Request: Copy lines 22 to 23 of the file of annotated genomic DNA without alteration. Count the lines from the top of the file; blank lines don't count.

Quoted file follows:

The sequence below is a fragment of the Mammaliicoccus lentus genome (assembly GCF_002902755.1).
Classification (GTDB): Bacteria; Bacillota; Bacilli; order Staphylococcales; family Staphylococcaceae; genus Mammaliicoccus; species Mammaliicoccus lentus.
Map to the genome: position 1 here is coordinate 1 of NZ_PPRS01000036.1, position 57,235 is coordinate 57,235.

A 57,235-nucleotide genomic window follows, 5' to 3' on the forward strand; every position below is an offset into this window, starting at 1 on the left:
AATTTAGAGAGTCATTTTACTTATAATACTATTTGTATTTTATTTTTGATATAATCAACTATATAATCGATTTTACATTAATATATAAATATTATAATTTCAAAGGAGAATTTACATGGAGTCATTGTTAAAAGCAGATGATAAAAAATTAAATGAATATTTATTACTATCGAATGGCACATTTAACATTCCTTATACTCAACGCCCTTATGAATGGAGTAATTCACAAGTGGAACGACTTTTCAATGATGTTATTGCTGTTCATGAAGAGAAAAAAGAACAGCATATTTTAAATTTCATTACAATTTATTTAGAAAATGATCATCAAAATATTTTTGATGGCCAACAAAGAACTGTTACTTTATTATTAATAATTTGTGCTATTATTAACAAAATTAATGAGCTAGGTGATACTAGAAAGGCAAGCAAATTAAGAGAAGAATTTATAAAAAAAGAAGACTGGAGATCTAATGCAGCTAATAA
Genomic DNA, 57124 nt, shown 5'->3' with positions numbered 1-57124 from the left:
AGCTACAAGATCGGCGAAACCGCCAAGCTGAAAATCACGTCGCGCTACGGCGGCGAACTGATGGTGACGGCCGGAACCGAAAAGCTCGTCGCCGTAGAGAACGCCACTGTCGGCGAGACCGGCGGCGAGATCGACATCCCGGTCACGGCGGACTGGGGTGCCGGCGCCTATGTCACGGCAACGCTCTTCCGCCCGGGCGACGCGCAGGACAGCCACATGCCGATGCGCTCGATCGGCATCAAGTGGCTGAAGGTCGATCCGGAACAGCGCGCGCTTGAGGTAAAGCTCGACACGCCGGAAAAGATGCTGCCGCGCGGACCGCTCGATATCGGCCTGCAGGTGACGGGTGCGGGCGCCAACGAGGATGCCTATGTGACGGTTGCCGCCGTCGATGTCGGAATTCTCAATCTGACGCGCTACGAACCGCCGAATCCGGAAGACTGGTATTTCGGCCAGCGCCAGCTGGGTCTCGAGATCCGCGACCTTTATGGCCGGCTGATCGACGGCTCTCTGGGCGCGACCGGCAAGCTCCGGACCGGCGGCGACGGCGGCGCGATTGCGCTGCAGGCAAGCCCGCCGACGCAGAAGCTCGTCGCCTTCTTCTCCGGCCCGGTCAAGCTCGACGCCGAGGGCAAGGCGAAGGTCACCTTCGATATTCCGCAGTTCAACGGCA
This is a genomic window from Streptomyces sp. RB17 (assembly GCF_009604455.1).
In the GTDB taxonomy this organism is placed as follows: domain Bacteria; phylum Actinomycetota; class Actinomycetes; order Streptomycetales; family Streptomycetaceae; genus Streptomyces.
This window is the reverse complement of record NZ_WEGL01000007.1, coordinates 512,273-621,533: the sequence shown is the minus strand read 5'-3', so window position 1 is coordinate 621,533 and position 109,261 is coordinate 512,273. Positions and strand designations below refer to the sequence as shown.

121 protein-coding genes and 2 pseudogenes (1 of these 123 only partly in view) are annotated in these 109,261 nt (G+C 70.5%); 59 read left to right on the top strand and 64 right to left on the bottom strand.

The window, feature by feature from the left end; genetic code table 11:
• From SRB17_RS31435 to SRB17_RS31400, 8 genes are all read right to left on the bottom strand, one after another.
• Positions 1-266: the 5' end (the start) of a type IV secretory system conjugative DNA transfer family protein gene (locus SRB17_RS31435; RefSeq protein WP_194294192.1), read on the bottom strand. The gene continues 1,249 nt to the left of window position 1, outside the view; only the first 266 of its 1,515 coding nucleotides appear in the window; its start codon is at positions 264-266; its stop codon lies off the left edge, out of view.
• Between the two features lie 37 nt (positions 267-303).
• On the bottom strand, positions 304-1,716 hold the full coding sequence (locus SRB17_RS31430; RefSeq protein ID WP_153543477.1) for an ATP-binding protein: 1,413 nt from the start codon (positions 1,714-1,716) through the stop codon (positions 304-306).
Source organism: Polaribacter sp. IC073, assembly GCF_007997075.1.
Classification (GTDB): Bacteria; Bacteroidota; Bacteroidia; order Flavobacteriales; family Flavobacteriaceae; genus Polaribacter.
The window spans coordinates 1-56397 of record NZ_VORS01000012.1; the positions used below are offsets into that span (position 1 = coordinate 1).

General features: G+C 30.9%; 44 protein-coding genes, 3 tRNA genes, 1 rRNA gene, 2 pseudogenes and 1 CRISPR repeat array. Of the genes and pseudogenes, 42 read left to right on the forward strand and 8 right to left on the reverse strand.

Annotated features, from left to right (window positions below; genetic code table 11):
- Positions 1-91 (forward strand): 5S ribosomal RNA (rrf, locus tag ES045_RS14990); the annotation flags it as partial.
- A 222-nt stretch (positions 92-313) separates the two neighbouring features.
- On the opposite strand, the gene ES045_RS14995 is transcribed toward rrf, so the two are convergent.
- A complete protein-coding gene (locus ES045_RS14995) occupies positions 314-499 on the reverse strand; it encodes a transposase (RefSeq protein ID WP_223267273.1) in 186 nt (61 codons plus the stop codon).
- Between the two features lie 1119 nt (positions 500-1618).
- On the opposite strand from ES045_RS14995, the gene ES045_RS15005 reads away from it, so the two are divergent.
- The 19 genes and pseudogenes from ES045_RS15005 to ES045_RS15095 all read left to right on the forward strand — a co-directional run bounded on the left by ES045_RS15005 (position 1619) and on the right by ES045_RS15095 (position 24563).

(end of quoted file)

- Positions 1-91 (forward strand): 5S ribosomal RNA (rrf, locus tag ES045_RS14990); the annotation flags it as partial.
- A 222-nt stretch (positions 92-313) separates the two neighbouring features.